At this point, I'm wondering if using the CsvBeanReader is possible for my purposes. If not, I'm a little disappointed, since the CsvListReader (I would post hyperlink, but StackOverflow isn't allowing me too, also dumb) is just about as easy as not using the API at all, and just using

Any help would be appreciated. Thanks in advance!

share|improve this question
FYI Super CSV 2.0.0-beta-1 is out now. It includes many bug fixes and new features (including Maven support and a new Dozer extension for mapping nested properties and arrays/Collections). – Hound Dog Sep 18 '12 at 5:42
up vote 4 down vote accepted

Edit: Update for Super CSV 2.0.0-beta-1

Please note the API has changed in Super CSV 2.0.0-beta-1 (the code example is based on 1.52). The getCSVHeader() method on all readers is now getHeader() (to be in line with writeHeader on the writers).

Also, SuperCSVException has been renamed to SuperCsvException.

Edit: Update for Super CSV 2.1.0

Since version 2.1.0 it's possible to execute the cell processors after reading a line of CSV by using the new executeProcessors() method. For more information see this example on the project website. Please note this is only relevant for CsvListReader, as it's the only reader that allows for variable column length.

You're correct - CsvBeanReader doesn't support CSV files with a variable number of columns. According to most CSV specifications (including RFC 4180), the number of columns must be the same on every row.

For this reason (as a Super CSV developer) I'm reluctant to add this functionality to Super CSV. If you can think of an elegant way to add it then feel free to make suggestions on the project's SourceForge site. It would probably mean a new reader that extends upon CsvBeanReader: it would have to split the reading and mapping/processing into two separate methods (you can't do any processing or mapping to fields of the bean unless you know how many columns there are).

Simple solution

The simple solution to this (if you have control of the CSV file you're working with) is to simply add a blank column when writing your CSV file (the first line in your example would have a comma at the end - to indicate the last column is empty). That way, your CSV file will be valid (it will have the same number of columns on every row) and you can use CsvBeanReader as you're already doing.

If that's not possible, then all is not lost!

Fancy solution

As you probably realize, CsvBeanReader uses the name mapping to associate each column in the CSV file with a field in your bean, and the CellProcessor array to process each column. In other words, you have to know how many columns there are (and what they represent) if you want to use it.

CsvListReader, on the other hand, is very primitive and can read rows of varying length (because it doesn't need to process or map them).

So you can combine all the features of CsvBeanReader with CsvListReader (as done in the following example) by reading the file with both readers in parallel: using CsvListReader to figure out how many columns there are, and CsvBeanReader to do the processing/mapping.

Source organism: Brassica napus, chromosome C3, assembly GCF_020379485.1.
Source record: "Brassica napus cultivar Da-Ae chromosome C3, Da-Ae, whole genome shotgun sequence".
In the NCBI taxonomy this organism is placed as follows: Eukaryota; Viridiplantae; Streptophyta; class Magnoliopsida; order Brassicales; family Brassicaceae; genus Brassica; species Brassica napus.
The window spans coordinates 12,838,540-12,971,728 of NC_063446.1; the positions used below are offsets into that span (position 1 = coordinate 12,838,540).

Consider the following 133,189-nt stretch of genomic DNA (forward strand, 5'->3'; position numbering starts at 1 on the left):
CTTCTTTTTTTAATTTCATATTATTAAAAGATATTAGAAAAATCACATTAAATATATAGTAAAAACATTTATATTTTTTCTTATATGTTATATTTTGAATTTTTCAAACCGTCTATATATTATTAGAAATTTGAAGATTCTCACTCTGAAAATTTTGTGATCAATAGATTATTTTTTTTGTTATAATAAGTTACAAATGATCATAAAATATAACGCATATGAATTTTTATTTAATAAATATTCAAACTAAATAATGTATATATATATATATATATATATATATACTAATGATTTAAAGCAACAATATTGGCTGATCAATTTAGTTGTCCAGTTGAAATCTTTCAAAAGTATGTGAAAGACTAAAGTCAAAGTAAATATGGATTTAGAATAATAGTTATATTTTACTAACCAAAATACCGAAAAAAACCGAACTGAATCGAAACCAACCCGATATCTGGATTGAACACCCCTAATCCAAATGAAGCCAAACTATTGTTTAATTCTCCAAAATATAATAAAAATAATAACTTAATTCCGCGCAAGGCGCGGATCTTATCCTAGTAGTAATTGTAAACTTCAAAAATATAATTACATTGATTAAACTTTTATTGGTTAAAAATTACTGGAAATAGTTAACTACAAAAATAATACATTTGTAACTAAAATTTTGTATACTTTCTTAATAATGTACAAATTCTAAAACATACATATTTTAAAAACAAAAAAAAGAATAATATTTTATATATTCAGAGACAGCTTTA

Note that this makes the assumption that it's only ever the birthDate column that may not be present (i.e. it wouldn't work if you can't tell which column is missing).

package example;

import java.util.Date;

import org.supercsv.cellprocessor.ParseDate;
import org.supercsv.cellprocessor.ift.CellProcessor;
import org.supercsv.exception.SuperCSVException;
import org.supercsv.prefs.CsvPreference;

public class VariableColumns {

    private static final String INPUT = "name,birthDate,city\n"
        + "John,New York\n" 
        + "Sally,22/03/1974,London\n" 
        + "Jim,Sydney";

    // cell processors
    private static final CellProcessor[] NORMAL_PROCESSORS = 
    new CellProcessor[] {null, new ParseDate("dd/MM/yyyy"), null };
    private static final CellProcessor[] NO_BIRTHDATE_PROCESSORS = 
    new CellProcessor[] {null, null };

    // name mappings
    private static final String[] NORMAL_HEADER = 
    new String[] { "name", "birthDate", "city" };
    private static final String[] NO_BIRTHDATE_HEADER = 
    new String[] { "name", "city" };

    public static void main(String[] args) {

        // using bean reader and list reader together (to read the same file)
        final ICsvBeanReader beanReader = new CsvBeanReader(new StringReader(
                INPUT), CsvPreference.STANDARD_PREFERENCE);
        final ICsvListReader listReader = new CsvListReader(new StringReader(
                INPUT), CsvPreference.STANDARD_PREFERENCE);

        try {
            // skip over header

            while ( != null) {

                final String[] nameMapping;
                final CellProcessor[] processors;

                if (listReader.length() == NORMAL_HEADER.length) {
                    // all columns present - use normal header/processors
                    nameMapping = NORMAL_HEADER;
                    processors = NORMAL_PROCESSORS;

                } else if (listReader.length() == NO_BIRTHDATE_HEADER.length) {